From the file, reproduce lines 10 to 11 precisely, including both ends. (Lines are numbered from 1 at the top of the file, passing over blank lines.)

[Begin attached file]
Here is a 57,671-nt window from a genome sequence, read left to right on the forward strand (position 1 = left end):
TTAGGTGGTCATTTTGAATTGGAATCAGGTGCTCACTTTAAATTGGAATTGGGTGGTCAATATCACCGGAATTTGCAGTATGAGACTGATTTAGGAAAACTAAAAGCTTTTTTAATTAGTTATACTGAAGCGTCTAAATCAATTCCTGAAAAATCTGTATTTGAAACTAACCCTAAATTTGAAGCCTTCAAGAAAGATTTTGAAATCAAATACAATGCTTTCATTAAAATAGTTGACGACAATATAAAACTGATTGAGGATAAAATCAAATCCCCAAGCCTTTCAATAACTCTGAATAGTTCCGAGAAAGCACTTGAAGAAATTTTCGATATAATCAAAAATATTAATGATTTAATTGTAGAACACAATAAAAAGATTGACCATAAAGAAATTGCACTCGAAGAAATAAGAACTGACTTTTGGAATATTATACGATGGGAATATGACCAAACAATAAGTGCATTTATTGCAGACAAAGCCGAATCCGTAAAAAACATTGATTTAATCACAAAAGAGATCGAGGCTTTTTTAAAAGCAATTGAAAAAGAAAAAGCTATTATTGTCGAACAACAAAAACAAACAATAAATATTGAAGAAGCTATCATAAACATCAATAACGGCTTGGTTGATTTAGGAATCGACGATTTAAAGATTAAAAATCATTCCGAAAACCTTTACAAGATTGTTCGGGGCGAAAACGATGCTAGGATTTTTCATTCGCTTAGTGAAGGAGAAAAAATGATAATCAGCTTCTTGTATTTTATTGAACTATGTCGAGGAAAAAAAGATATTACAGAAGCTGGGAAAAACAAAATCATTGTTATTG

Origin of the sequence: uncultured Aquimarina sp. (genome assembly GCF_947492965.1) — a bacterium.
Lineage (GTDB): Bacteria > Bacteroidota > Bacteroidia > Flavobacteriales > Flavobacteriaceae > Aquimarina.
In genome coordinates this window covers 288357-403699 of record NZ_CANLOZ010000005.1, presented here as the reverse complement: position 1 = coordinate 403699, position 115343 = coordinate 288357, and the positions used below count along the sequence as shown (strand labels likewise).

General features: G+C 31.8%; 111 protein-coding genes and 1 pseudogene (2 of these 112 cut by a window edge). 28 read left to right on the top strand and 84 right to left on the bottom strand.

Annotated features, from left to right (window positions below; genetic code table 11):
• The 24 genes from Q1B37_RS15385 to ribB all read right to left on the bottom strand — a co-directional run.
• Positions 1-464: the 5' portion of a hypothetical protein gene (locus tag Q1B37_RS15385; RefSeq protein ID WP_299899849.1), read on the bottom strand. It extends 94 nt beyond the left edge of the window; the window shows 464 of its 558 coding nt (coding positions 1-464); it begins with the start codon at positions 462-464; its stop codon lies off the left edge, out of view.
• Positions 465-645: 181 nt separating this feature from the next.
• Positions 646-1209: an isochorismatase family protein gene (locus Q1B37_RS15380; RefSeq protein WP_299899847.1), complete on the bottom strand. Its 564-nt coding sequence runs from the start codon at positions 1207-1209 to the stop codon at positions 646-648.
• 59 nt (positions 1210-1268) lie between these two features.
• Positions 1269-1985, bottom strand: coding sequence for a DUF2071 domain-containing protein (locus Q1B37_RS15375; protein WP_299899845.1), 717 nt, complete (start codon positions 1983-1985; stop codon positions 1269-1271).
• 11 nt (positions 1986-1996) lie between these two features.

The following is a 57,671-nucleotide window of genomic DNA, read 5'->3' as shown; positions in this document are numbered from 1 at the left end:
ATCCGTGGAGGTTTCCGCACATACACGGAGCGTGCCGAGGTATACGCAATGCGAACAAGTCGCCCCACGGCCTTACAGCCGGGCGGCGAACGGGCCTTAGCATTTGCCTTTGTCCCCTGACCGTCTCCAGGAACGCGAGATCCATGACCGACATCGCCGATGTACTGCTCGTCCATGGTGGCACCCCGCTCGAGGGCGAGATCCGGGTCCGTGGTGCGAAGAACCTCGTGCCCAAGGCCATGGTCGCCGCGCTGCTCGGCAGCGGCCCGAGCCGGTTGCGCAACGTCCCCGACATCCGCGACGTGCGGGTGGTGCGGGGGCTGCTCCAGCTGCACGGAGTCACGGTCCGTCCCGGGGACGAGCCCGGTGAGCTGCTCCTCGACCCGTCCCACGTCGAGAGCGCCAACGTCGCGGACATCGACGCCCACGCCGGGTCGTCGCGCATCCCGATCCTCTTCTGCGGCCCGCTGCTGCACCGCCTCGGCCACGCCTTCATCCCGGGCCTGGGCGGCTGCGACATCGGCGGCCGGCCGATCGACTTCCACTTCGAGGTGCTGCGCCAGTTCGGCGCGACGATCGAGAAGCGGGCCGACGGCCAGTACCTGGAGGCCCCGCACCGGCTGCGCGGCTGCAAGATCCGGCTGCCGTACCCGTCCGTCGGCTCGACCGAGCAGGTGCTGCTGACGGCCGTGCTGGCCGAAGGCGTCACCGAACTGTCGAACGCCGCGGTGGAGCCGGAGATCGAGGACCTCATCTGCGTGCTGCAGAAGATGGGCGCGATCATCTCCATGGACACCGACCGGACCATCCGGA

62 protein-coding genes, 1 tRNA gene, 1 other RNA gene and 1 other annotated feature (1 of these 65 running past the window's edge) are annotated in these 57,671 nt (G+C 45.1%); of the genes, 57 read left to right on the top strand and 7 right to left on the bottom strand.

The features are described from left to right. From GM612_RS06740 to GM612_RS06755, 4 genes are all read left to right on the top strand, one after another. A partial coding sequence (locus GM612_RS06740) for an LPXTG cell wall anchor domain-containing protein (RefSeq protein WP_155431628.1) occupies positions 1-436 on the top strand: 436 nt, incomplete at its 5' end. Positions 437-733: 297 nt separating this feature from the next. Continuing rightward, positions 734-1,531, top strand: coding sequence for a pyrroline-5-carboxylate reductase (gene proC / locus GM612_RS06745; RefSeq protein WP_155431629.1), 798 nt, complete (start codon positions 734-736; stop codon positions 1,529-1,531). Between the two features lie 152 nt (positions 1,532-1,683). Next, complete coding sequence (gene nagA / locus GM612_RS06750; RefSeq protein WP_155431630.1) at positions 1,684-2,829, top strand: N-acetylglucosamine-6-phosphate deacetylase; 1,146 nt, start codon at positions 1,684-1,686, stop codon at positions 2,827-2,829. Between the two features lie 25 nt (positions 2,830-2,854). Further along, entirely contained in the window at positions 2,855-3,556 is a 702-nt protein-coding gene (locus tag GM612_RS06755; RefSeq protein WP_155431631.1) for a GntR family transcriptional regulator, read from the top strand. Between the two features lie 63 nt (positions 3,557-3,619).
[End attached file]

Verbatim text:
• Positions 465-645: 181 nt separating this feature from the next.
• Positions 646-1209: an isochorismatase family protein gene (locus Q1B37_RS15380; RefSeq protein WP_299899847.1), complete on the bottom strand. Its 564-nt coding sequence runs from the start codon at positions 1207-1209 to the stop codon at positions 646-648.